When we hear talk of “digital capabilities,” most of us think about Amazon and its powerful delivery network, or Twitter and its amazing communication tools.
But financial services have critical digital needs as well. Many companies are facing challenges on which solutions to implement and when, as well as how to transition effectively to modern technologies that enable digital capabilities.
Anoop Warrier is digital products executive with USAA Life Insurance. He will help lead a workshop session today on “Attaining Digital Agility” at the 2016 LIMRA Annual Conference in Chicago.
“It is a journey for a lot of folks,” Warrier said of digital integration. “Nobody has cracked the code yet on what is going to be a perfect experience. There are a lot of companies who are still trying to figure out how to do it.”
Founded in 1963, USAA Life is the 23rd largest provider of life insurance coverage in force. The company is 100 percent direct-to-consumer with no field agents.
Still, Warrier said the lessons of digital – from consumer interaction to policy service to automation of processes – can be applied across business models.
Front to Back
Warrier will be joined by James Gauger, managing director, Deloitte Consulting. Gauger, who could not be reached for comment, will discuss digital integration at the “front end,” or the core systems companies need at the production phase.
Warrier will discuss “back-end” digital processes. Embracing digital can change all aspects of client interaction, he said, from scheduling to dealing with claims.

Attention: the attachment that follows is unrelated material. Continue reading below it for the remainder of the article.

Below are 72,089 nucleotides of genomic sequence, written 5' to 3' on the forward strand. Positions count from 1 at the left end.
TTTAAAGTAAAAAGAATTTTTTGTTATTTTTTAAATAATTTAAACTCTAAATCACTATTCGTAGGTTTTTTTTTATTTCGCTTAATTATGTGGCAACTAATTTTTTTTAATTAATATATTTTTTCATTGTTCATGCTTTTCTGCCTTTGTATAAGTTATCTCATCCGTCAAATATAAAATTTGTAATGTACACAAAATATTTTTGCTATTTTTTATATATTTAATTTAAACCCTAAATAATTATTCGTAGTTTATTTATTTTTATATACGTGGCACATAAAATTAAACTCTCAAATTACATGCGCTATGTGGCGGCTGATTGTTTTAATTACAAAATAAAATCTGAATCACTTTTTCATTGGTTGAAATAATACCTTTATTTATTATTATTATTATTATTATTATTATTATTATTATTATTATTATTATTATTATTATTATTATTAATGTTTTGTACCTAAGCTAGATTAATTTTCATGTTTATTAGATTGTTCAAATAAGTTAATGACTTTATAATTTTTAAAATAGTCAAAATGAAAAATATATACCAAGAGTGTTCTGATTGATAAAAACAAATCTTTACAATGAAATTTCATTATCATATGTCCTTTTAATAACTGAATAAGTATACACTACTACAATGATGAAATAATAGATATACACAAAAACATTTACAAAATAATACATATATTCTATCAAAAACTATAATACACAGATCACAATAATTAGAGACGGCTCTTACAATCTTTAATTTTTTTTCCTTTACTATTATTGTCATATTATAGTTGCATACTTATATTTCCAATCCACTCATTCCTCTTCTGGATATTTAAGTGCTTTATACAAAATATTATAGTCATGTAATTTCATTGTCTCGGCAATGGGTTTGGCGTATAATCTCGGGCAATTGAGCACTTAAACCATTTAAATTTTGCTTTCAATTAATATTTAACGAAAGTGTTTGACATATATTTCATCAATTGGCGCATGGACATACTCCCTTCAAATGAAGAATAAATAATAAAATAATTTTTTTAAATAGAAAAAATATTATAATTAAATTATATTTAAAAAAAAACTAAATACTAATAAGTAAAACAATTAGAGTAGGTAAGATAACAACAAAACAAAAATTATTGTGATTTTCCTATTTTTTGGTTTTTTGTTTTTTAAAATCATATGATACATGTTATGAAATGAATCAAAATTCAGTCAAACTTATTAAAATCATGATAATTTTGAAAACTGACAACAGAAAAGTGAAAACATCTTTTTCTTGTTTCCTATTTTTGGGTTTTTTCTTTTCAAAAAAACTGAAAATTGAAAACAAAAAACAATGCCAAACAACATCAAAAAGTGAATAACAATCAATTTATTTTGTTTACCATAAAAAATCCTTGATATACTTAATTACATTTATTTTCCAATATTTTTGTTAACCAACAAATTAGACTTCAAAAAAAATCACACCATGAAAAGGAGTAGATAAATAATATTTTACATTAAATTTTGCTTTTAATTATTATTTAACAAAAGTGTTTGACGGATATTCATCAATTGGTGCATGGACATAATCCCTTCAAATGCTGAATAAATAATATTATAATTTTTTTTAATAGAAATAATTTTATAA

“Before we started putting all this emphasis on digital, our process on paper when a member would buy life insurance used to be very, very long, sometimes as long as 12 to 15 steps,” Warrier explained.
“What we paid special attention to is making sure we are not just taking the same process and digitizing it, but making sure that we revamp the process and relook at everything. Then we digitize those experiences in a short and simple form.”
Digital integration doesn’t mean only having a website where consumers can pay bills and download forms. Other tools — for example, video — can be become important parts of everyday interaction with clients.
“It is a way to reach out to the member,” Warrier said. “So the agent could be sitting in his or her office and they could be video chatting with the member, which is not too dissimilar from what our contact centers could be doing instead of having them talk on the phone.”
Integrating digital is not just a matter of competing, he added. Globalization, regulatory pressure and consumer demand are all pressures forcing financial services to adapt and adapt quickly.
If not, there’s a “level of trust that will be broken” and consumers will look elsewhere, Warrier said.
“When you look at what our members are facing on an everyday basis. These are the same members who are on Netflix, who are going to Amazon (and) who are experiencing Apple,” he added.
“Their expectations of what needs to be delivered to them are on a scale that has never been seen before. They have the same expectations of every financial services company.”
InsuranceNewsNet Senior Editor John Hilton has covered business and other beats in more than 20 years of daily journalism. John may be reached at firstname.lastname@example.org.
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